Integrated Summaries (ISS/ISE) are often required by health authorities when submitting a new drug application. It is important to note that integrated summaries are not simply study summaries, but rather they are an analysis of results that determine the safety and effectiveness of drugs in development. ISS and ISE are also an integral part of the Common Technical Document. CROS NT discusses how to get full value from integrated summaries.
The FDA requires both ISS and ISE for New Drug Applications and an electronic submission of a CTD. In Europe, the EMA requires ISS and ISE for regulatory submissions and new drug applications. Integrated Summaries for European submissions include not only statistical analyses of safety data and meta-analyses of efficacy data, but also expert medical writing.
Avoiding High Charges from CROs for Integrated Summaries
Costs associated with integrated summaries can be astounding – from documentation, submission, statistical analysis and programming to meeting tight timelines. Therefore, how can these costs be reduced?
The biggest impact on costs is timelines. Reducing time and being more efficient will inevitably reduce costs. Centralizing clinical data can be the first step towards reducing time and costs. Having data management, statistics, programming and medical writing services with the same specialist provider will allow for data traceability, data quality and, in terms of cost, an economies of scale model for services provided.
Consistency is the key in ensuring that integrated summary preparation goes as smoothly as possible. This means that the clinical data aspect of the study should also be consistent and ideally centralized for maximum collaboration. Since integrated summaries provide statistical evidence based on consolidated data to support an analysis of the benefits and risks of a drug in development, the methodological biostatistician should be involved at every step. This guarantees consistencies in the dataset variable which makes for swift and efficient preparation.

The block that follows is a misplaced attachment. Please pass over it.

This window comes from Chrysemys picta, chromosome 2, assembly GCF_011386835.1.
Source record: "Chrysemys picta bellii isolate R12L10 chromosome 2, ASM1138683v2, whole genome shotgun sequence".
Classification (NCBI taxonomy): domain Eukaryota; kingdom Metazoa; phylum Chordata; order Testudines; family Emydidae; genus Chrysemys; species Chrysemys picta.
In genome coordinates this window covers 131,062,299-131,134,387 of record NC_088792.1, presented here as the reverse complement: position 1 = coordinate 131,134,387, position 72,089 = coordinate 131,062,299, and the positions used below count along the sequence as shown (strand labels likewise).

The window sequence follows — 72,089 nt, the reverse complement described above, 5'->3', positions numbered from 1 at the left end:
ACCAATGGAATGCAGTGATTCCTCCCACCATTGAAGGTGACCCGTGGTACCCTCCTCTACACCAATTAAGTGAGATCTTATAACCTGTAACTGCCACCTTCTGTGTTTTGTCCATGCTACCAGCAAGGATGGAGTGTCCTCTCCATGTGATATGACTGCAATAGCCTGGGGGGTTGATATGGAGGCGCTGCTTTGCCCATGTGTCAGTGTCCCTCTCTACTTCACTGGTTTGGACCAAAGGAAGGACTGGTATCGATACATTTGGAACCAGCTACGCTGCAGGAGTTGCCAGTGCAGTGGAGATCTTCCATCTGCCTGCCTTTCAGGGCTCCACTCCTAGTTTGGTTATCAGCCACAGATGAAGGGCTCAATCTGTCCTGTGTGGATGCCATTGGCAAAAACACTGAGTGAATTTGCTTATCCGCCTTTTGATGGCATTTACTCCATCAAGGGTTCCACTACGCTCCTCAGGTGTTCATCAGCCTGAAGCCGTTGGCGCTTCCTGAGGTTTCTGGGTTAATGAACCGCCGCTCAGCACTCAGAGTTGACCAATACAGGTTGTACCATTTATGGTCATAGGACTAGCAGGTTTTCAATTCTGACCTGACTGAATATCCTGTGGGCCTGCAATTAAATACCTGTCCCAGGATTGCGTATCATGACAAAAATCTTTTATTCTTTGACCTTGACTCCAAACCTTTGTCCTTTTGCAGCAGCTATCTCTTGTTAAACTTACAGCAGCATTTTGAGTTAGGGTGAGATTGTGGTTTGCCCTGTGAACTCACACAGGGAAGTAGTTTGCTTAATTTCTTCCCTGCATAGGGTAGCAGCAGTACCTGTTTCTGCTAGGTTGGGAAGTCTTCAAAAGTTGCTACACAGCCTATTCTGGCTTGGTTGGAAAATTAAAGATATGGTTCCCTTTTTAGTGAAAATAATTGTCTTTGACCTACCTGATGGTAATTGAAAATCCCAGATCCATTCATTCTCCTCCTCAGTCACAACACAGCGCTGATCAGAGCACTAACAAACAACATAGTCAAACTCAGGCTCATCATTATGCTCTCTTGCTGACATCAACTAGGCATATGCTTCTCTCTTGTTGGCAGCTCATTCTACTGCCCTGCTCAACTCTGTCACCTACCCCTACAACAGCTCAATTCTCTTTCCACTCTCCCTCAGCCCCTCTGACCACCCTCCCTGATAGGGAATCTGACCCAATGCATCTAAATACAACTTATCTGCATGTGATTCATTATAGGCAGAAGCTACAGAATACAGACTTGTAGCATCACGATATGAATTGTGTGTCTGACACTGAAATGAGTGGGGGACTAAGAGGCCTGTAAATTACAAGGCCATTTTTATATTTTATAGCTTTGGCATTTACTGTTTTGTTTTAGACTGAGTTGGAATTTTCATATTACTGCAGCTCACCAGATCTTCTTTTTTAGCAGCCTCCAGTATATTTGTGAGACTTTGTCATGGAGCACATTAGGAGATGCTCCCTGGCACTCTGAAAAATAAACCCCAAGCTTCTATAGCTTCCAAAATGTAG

Another way to reduce costs is through standardization. This includes using similar structures for datasets, for example, CDISC standards. Standardization is also applicable to reporting and using standard formats for tables, figures and listings, CDISC guidelines can be useful when preparing integrated summaries from a statistical perspective. According to ICH guidelines for electronic CTD submission, CDISC Study Data Tabulation Model (SDTM) is preferred. The CDISC-compliant Analysis Data Model (ADaM) for statistical analysis in integrated summaries is also supported. Statisticians and programmers who are familiar with CDISC methods are at an advantage when preparing integrated summaries.
As planning is an important step in preparing integrated summaries, there should be a good communication plan defined between the CRO and the Sponsor. Agreeing on a statistical analysis plan, methodologies and programming formats can reduce the number of reviews, therefore saving time and costs.
As drug development companies complete ISS/ISE as part of New Drug Applications, they do not need to face exuberant costs from the CRO. Centralizing clinical data and working closely with the methodological statistician from the early planning phase can reduce timelines and eventually costs.
Need support with Integrated Summaries preparation? Consult one of our expert biostatisticians.